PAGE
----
Minneapolis, United States – On a sunny summer morning in George Floyd Square, a gardener lights palo santo in a small wooden dish near the now infamous black and white mural of Floyd.
In an adjacent church parking lot an inflatable, Sponge-Bob-themed bouncy house has been erected. Inside, kids are bouncing around and kicking an inflatable beach ball as hot dogs, burgers, and brats simmer on a black barrel grill nearby.
For Juneteenth this year, it’s something special. We’re focusing on the future and the future is the kids,” James Johnson of Worldwide Outreach for Christ church tells Al Jazeera. “For it now to be a national holiday, it’s something special and we want to express that.”
June 19th, or Juneteenth, commemorates the day that Union soldiers arrived in Galveston, Texas and told enslaved African Americans that they were free – more than two years after the end of the Civil War and President Abraham Lincoln’s signing of the Emancipation Proclamation that declared all slaves free.
Celebrations began the following year to commemorate the event and the date has been celebrated as something of a second Independence Day in African American communities ever since. In recent decades, the movement to make Juneteenth an official holiday has grown.
In Minneapolis, the city’s human resources department recommended in April to make Juneteenth the city’s 12th paid holiday. On May 14 the Minneapolis City Council made it official, followed by the country as a whole when President Biden signed the Juneteenth National Independence Day Act into law on June 17.
While jubilant celebrations were taking place across Minneapolis and its “twin city” of St. Paul on Saturday, some events have nothing to do with the recent moves by local and federal governments.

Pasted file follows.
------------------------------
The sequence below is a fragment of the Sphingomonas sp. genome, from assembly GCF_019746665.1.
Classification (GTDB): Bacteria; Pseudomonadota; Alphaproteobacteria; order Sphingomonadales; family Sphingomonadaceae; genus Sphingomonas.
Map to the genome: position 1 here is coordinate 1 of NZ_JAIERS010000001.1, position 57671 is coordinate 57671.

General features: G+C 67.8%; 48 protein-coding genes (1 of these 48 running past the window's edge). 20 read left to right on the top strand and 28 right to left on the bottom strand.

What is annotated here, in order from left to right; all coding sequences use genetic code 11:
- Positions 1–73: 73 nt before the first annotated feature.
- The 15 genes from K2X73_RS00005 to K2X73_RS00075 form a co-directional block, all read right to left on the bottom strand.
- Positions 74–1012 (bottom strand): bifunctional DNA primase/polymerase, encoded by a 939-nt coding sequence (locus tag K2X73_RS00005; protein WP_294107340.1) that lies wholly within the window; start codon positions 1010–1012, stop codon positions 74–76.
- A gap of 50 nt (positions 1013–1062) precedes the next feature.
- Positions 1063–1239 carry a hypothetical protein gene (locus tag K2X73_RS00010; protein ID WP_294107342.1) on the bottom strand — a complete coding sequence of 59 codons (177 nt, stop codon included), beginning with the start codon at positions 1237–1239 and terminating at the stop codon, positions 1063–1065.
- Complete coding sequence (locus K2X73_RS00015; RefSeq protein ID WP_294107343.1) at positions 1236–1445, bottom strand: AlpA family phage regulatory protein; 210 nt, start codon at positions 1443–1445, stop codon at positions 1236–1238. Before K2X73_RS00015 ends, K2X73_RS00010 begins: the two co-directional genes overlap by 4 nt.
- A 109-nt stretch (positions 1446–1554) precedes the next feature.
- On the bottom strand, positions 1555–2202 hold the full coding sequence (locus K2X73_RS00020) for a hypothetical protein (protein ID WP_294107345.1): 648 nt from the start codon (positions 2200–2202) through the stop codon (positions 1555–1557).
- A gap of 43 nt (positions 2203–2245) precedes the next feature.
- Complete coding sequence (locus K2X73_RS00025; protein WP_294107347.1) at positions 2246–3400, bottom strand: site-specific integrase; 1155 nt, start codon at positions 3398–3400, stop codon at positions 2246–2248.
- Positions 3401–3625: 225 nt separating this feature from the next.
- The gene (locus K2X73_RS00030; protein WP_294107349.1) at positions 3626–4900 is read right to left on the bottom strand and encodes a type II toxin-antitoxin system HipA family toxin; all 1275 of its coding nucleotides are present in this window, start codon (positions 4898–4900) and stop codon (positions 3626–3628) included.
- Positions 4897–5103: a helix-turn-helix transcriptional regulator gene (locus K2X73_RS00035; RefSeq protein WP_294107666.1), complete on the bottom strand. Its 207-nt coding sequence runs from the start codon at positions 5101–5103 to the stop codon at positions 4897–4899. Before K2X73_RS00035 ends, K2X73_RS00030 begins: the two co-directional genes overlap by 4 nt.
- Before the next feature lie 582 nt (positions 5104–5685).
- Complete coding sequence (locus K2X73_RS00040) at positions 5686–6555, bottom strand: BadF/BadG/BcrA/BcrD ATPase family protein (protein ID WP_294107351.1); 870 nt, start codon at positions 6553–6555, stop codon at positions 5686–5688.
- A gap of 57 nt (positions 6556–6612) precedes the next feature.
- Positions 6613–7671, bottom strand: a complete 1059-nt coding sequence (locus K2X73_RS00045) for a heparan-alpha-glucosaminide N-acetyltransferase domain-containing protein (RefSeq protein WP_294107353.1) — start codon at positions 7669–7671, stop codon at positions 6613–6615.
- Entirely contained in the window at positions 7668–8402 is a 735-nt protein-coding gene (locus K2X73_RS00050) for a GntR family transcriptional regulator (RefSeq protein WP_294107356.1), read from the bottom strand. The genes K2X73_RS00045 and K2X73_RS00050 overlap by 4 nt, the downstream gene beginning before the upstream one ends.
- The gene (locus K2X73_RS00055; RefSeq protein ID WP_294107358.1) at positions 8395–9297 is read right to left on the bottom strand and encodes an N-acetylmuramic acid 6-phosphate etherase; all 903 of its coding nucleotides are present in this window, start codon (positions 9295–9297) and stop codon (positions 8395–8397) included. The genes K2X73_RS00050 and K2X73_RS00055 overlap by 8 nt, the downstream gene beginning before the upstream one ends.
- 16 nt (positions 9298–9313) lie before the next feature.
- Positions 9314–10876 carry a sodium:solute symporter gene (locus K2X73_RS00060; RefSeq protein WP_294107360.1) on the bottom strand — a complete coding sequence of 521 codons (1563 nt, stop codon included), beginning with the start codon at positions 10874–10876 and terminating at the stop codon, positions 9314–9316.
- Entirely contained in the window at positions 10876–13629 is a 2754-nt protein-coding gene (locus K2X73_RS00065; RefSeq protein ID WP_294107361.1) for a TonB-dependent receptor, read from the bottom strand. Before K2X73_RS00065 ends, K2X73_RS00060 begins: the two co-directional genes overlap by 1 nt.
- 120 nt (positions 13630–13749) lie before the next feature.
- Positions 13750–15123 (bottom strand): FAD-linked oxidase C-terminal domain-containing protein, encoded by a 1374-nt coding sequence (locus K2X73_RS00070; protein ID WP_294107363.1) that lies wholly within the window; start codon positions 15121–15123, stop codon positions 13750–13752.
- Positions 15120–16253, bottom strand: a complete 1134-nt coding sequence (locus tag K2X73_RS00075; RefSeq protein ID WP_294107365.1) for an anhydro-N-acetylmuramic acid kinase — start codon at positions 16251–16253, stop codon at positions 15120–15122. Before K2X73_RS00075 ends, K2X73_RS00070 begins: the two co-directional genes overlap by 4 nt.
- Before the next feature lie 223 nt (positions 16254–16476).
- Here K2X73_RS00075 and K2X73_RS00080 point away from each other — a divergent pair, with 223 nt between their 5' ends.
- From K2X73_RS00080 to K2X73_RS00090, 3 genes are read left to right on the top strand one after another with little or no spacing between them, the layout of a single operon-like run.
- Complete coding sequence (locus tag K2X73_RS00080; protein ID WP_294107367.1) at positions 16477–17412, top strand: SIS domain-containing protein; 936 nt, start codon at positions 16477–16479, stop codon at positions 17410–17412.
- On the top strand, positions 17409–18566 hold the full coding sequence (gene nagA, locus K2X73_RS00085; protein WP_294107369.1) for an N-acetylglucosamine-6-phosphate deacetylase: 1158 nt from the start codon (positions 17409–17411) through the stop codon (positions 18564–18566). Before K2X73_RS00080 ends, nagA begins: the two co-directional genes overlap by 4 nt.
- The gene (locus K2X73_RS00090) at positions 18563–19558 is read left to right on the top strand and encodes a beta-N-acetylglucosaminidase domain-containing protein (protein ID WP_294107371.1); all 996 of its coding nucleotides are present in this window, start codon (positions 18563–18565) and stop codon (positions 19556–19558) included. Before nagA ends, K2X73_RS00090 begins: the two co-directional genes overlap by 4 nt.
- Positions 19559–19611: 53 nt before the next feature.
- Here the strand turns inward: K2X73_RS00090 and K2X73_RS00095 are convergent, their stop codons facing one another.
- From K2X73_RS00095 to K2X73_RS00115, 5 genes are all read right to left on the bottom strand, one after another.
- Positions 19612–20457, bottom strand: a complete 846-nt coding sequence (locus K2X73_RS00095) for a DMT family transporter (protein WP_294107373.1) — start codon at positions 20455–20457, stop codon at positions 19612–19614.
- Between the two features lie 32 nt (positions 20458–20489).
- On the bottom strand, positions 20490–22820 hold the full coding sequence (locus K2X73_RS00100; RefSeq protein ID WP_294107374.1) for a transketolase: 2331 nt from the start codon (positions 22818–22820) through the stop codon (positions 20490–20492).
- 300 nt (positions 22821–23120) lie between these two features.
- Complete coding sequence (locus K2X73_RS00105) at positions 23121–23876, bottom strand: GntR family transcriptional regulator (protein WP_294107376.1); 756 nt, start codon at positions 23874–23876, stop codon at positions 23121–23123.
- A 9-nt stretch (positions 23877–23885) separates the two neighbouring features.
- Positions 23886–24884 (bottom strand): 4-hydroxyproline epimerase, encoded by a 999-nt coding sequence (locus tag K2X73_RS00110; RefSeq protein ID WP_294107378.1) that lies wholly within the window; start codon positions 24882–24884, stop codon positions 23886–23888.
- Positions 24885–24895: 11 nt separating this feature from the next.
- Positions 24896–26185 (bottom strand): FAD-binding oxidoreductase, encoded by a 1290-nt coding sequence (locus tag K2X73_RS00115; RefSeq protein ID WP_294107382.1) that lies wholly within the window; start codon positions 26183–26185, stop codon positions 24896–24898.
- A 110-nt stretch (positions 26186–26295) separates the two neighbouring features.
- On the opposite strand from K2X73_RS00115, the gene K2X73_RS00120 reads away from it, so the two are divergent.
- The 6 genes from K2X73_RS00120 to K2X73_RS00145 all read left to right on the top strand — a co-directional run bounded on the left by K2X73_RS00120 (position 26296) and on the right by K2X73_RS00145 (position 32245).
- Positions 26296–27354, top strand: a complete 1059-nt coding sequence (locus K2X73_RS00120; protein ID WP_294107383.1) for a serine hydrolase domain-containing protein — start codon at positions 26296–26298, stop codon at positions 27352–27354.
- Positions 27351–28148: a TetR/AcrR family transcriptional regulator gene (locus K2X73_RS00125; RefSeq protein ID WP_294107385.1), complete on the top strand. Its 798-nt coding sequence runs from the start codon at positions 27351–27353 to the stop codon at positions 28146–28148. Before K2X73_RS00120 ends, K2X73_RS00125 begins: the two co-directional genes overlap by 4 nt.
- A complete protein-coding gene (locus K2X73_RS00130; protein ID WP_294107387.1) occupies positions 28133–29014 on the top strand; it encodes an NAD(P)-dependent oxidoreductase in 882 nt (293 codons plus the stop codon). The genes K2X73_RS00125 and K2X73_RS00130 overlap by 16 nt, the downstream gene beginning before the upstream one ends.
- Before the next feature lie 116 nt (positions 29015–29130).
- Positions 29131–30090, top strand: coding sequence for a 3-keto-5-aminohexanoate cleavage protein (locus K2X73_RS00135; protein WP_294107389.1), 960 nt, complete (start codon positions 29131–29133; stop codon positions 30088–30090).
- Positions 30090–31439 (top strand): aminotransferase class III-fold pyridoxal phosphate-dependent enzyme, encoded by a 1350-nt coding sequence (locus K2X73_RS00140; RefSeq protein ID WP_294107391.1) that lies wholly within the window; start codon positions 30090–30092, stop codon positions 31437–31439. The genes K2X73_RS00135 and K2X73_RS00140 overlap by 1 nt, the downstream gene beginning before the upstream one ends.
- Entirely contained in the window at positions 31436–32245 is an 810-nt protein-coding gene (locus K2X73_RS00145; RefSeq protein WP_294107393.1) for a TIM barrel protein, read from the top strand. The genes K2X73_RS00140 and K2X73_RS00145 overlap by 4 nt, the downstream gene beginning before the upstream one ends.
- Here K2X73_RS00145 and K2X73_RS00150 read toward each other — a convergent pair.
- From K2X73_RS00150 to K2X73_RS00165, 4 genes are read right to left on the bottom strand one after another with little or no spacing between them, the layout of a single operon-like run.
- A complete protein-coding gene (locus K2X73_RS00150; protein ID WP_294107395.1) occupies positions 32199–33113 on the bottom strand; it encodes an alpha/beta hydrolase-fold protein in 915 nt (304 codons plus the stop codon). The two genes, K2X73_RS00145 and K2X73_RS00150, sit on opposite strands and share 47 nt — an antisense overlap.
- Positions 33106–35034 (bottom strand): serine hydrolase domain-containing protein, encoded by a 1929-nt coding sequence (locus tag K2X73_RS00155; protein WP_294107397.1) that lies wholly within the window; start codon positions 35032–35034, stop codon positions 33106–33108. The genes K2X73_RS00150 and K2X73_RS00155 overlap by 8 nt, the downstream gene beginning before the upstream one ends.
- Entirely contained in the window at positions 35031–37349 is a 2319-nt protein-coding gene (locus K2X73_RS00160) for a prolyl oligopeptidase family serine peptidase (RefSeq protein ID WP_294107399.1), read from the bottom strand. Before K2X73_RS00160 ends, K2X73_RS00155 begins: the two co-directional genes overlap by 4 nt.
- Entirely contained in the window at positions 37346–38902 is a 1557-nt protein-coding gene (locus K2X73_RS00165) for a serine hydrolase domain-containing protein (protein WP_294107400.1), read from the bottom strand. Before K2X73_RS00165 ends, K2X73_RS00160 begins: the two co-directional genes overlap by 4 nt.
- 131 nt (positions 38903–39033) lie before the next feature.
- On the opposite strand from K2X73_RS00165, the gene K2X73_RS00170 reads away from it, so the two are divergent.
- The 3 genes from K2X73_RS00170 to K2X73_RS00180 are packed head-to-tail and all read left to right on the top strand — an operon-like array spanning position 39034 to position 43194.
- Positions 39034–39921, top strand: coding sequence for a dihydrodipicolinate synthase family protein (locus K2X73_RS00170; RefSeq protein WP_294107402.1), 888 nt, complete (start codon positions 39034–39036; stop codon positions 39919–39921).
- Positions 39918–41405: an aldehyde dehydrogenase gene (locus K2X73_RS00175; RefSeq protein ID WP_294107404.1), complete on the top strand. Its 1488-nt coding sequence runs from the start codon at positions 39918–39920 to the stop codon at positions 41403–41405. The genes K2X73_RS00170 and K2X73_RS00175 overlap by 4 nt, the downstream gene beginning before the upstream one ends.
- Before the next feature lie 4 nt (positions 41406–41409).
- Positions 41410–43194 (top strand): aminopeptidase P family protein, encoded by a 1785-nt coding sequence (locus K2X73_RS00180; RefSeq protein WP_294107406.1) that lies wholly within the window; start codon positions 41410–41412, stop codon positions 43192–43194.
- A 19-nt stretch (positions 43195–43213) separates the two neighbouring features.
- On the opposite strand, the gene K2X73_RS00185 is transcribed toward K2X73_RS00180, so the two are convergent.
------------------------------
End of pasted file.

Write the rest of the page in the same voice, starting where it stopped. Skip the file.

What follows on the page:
“It changes nothing,” Kevin Reese, founder of Until We Are All Free, a Minneapolis-based human-rights focused organisation led by formerly imprisoned people, tells Al Jazeera.
He was preparing to host a community event in the afternoon at a south Minneapolis café, featuring local performers and artists alongside opportunities for prayer and community conversations.
“It’s another tokenising gesture from America towards descendants of slaves. It really does nothing and there’s nothing America can do short of reparations … that would satisfy me.”
Before this year, Until We Are All Free partnered with other community groups during previous Juneteenths, but this year they are holding their own block party event because of the group’s continuous growth. “This will be our first annual event,” Reese says. “We’re preparing for 500 people.”
Just weeks after Minneapolis designated Juneteenth a holiday, Mayor Jacob Frey began pushing for George Floyd Square, which has been barricaded by the community since Floyd’s murder, to be opened to traffic again.